Some years ago, the mobile phone was used exclusively by rich men. The poor masses wrote ordinary letters and send them through post offices, which took days or weeks to reach the recipients. At times they got lost on transit, especially if the contents had weight. Nowadays, the mobile phone is at the reach of every Tom and Harry. Even illiterate poor men and women have it. An unlettered woman was instructed by her son that flashing does not cost any money.

So she should always flash him whenever she wants to talk to him. Whenever she flashes, the son cuts it and calls her back and the conversation goes on as long as necessary. The woman calls others and tells them that she is flashing while the interaction lasts for long thereby consuming her credit. That’s by the way. The mobile phone makes communication easier and quicker.

It is an advantage. Unfortunately, the disadvantages carry heavy weight. Some people use it to tell lies of there where-about. Some save the phone number and call their side chicks with unsuspecting funny names. One married man saved the phone number of her side chick with ‘Mummy.’ A certain girl saved her boyfriend’s number with ‘My Desire.’ On the contrary, the boyfriend saved his girlfriend’s number with ‘Ekeuke,’ which means a useless dog.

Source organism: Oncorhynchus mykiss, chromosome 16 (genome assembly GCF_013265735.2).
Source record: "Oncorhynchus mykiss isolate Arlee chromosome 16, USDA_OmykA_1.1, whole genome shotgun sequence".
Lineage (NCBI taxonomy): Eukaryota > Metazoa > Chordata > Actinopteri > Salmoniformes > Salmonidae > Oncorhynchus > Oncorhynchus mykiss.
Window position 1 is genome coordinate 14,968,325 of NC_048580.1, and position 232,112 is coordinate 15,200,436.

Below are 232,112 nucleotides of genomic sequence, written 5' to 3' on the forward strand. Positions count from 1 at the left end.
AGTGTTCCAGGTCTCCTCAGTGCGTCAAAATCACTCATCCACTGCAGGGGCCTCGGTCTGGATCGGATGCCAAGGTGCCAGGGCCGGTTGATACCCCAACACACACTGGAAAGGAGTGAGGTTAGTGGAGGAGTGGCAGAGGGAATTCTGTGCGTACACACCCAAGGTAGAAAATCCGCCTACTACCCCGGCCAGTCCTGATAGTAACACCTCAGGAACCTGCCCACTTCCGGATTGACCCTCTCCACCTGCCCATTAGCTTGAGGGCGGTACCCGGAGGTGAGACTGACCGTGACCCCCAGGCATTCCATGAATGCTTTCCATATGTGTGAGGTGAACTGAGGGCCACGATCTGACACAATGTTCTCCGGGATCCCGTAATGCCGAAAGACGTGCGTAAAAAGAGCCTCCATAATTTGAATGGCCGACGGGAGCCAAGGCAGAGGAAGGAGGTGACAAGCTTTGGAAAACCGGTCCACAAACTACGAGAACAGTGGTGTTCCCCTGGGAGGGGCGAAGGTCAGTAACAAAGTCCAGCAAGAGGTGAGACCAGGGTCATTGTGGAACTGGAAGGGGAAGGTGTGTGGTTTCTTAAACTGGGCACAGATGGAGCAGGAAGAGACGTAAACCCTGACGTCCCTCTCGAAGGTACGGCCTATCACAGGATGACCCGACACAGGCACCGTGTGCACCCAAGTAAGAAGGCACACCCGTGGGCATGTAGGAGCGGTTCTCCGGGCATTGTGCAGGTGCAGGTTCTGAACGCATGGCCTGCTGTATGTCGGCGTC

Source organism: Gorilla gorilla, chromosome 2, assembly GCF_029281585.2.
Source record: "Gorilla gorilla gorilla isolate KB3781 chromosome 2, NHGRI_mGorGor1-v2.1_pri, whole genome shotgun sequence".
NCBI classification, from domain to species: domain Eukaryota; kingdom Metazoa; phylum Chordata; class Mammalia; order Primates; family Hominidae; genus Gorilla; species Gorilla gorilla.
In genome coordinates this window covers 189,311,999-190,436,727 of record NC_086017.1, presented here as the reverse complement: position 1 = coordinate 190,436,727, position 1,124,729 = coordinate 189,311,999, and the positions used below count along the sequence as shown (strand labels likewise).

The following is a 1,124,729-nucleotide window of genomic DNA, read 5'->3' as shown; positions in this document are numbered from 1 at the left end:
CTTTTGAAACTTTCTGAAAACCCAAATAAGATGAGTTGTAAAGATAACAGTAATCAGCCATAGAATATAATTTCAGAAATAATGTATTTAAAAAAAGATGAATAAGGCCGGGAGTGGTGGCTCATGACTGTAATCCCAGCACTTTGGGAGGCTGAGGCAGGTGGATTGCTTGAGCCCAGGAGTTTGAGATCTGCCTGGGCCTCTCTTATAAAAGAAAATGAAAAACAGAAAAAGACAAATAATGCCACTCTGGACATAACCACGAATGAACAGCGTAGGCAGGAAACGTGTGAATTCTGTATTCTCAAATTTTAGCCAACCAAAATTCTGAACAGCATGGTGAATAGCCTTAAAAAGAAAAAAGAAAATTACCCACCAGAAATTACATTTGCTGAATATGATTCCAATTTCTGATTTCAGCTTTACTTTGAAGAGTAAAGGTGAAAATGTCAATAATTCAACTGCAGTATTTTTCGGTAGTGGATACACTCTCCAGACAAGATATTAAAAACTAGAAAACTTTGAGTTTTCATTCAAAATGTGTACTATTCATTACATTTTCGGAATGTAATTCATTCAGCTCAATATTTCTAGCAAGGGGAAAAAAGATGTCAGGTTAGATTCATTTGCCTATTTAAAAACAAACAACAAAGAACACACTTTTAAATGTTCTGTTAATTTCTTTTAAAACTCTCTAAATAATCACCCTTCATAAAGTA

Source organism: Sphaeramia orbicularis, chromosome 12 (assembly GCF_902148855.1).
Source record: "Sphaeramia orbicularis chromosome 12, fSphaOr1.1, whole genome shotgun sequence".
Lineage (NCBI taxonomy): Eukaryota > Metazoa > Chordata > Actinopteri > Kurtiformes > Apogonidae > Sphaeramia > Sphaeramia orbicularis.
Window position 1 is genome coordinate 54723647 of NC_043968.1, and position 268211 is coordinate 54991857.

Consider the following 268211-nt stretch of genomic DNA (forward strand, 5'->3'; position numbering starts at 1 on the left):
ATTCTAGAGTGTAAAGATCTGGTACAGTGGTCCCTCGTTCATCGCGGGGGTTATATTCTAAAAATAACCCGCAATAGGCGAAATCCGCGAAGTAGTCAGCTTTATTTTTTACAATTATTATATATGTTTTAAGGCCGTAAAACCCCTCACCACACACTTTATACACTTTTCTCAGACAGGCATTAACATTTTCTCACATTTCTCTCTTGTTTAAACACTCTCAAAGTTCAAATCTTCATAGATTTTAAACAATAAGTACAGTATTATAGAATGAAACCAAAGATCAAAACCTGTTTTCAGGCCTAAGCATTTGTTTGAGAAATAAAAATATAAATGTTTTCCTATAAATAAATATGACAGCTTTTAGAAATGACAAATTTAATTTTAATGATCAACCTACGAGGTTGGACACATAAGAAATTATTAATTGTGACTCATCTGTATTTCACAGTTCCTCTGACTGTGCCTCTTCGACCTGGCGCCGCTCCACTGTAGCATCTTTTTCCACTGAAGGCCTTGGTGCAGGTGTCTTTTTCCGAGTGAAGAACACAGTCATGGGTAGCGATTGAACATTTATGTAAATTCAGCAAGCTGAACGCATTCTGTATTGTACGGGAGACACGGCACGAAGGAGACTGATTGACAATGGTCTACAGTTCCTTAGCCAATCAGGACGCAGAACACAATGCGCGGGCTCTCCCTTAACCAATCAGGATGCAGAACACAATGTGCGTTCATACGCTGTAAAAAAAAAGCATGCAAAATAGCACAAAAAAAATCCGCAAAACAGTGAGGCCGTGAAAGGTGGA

The girl got mad when she discovered the ugly name her Desire saved her number with. The friendship terminated on that fateful day. Today, kidnappers make use of their victims’ mobile phones to negotiate for millions of ransom from the victims’ acquaintances. Thus kidnapping thrives these days than before the advent and general use of mobile phones.

During the Covid-19 pandemic, there was relative peace all over the country. Insecurity did not rear its ugly head. There was only fear of contracting the deadly disease. Some measures were subsequently observed. We were advised to stay at home, to avoid crowd, avoid handshake, wear face mask, etc.

Today there are no distinct measures to tackle the insecurity starring us violently in the face. The government fails to protect us and there is no face mask against the bloody insecurity claiming innocent lives daily here and there. Without mincing words, the days of Covid-19 were better than these days of insecurity. If you compare and contrast between the two, I choose Coronavirus. There is no way one can compare sleep with death.